The idea for this project materialized during a very dark moment in my life. A couple of years ago I made a desperate plea to God to spare my mother’s life, and in return, I promised that I would sing the praises of His mother, Mary. This recording, which includes music written from the 5th century onwards, is entirely devoted to Armenian hymns dedicated to Mary, mother of Jesus Christ, and is the fulfillment of my promise.
I grew up singing in the Armenian Apostolic Church. My mother was the choir director, and she often let me join the adult choir, even though I was too young to contribute effectively. That particular music, with its exotic melismas, Eastern melodies, and long legatos, formed the early foundation for my musical education, and continues to be my inner compass, by which I find and stay on my personal path in life.
Researching the repertoire for this recording yielded an exciting discovery of rare gems and a treasure trove of hymns dedicated to Mary. In Armenian Church doctrine, Mary has a primary place of honor, because it was of her and by the Holy Spirit that God became incarnate. She is seen as the image of humanity fully obedient to God, and she’s ultimately sanctified by accomplishing God’s will.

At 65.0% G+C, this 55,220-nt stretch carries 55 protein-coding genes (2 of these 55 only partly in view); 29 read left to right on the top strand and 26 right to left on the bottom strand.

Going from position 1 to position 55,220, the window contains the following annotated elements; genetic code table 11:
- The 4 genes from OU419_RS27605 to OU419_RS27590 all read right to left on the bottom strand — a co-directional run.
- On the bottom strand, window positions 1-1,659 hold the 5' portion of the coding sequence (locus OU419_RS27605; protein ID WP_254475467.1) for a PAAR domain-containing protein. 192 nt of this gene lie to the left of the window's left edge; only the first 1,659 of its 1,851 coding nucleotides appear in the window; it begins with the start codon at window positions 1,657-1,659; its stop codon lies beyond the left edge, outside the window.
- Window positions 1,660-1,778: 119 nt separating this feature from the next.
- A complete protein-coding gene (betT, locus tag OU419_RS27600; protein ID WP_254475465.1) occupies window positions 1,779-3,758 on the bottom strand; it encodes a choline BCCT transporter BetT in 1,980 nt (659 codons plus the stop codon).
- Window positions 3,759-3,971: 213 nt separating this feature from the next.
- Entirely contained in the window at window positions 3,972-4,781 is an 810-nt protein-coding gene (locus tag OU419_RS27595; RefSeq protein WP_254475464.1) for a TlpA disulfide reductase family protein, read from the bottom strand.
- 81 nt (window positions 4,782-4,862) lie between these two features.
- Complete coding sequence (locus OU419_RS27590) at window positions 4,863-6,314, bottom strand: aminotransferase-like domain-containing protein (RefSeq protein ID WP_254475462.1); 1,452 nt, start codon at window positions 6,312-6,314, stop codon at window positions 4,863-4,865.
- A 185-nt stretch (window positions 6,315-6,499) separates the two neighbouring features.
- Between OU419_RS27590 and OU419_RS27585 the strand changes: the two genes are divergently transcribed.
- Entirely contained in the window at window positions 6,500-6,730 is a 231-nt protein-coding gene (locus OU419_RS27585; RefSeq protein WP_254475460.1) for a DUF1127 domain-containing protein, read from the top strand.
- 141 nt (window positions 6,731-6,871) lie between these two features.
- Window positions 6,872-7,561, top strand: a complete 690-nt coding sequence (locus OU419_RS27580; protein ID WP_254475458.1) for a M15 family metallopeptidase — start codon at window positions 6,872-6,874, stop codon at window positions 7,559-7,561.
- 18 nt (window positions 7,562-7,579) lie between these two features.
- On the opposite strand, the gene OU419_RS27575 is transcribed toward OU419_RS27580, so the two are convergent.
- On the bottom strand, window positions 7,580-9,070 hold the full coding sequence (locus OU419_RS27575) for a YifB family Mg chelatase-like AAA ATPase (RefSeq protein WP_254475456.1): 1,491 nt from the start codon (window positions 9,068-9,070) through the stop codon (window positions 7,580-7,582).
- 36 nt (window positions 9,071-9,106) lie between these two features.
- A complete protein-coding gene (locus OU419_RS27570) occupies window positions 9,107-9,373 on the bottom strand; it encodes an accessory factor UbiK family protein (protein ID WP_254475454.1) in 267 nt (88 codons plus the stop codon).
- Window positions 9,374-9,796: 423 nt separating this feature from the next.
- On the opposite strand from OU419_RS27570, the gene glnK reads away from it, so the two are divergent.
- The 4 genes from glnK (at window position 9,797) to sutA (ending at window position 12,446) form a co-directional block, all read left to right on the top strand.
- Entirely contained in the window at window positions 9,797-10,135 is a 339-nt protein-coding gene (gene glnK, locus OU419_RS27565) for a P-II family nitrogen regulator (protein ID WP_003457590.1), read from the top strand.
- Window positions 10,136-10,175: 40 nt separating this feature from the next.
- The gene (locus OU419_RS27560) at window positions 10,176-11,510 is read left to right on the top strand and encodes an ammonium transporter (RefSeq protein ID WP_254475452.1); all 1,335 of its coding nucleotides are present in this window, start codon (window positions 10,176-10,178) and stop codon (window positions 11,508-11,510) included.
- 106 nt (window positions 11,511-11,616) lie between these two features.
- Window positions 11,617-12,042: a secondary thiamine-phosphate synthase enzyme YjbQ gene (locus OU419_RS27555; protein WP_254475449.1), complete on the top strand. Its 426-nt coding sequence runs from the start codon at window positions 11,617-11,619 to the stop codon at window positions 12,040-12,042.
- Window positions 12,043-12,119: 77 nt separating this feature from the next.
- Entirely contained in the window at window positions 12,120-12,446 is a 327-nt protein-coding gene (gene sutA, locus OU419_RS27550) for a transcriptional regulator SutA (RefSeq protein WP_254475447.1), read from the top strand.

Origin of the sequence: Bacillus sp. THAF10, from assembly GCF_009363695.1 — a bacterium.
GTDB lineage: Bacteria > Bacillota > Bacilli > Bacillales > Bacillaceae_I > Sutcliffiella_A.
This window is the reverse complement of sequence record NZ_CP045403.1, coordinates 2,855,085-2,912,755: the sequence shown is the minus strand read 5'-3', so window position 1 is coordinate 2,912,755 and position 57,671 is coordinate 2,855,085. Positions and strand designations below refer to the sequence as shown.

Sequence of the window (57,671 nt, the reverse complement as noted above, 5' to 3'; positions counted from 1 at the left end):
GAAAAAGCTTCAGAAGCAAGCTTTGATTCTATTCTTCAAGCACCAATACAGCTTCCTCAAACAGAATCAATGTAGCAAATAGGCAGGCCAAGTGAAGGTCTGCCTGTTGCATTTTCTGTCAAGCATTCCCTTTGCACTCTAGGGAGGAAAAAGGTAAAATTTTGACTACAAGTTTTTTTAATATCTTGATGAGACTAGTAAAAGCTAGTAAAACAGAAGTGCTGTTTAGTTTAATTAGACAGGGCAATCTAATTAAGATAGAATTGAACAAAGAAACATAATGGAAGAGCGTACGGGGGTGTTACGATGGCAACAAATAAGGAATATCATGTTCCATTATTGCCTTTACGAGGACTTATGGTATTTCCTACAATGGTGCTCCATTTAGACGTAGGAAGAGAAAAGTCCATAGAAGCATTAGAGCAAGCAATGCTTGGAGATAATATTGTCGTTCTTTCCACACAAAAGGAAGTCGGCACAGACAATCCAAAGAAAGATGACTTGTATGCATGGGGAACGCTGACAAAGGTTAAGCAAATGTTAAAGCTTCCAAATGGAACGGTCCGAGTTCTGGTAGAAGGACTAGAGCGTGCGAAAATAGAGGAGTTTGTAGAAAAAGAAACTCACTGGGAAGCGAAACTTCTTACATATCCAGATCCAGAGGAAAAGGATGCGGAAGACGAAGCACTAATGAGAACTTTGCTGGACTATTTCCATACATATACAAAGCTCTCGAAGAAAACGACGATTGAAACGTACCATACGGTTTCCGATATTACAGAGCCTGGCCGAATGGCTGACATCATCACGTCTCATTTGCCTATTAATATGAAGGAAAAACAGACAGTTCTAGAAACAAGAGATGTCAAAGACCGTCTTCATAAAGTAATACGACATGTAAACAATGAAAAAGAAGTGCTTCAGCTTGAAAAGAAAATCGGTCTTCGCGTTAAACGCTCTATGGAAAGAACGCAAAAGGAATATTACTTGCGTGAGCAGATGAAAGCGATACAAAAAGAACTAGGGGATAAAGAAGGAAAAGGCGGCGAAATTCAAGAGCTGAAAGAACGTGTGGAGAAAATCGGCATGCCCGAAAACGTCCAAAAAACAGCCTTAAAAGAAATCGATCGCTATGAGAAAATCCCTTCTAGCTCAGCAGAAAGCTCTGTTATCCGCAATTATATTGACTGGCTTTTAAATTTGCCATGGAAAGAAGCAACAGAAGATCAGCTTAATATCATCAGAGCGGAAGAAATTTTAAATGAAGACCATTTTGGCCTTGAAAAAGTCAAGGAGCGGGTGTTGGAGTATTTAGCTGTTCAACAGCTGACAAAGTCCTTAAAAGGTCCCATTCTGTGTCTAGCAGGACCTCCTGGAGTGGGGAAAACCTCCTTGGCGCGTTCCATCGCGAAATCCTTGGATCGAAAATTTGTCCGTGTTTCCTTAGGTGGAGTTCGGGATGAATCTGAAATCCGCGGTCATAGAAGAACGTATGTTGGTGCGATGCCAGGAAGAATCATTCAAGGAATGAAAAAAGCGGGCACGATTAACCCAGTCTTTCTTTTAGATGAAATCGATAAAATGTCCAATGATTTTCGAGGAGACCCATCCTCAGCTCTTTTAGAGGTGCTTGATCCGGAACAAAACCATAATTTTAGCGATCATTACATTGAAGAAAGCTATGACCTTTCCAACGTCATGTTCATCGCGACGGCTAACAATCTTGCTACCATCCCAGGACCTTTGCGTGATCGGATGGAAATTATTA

For this recording, these hymns are arranged for soprano, female choir, and cello accompaniment. It is no coincidence that most of the performing musical forces are women: what better way to use the collective feminine power to exalt the virtues, sorrows, beauty, and glory of Mary, the most celebrated woman of all time.
This recording includes three types of hymns from the Armenian sacred music tradition: “sharagan” (hymn), “dagh” (ode) and “megheti” (canticle). Sharagan refers to a sacred hymn sung during liturgy, having specific musical patterns and restrictions. Sharagans are distinguishable by the specific musical keys in which they’re written, referred to here as modes unique to the ancient traditional Armenian singing system. Dagh and megheti are sacred songs, which have been accepted as additions to the sung liturgical repertoire, further enriching an already-rich tradition. The long melismatic vocal lines and brevity of text characteristic of megheti further distinguishes it from dagh.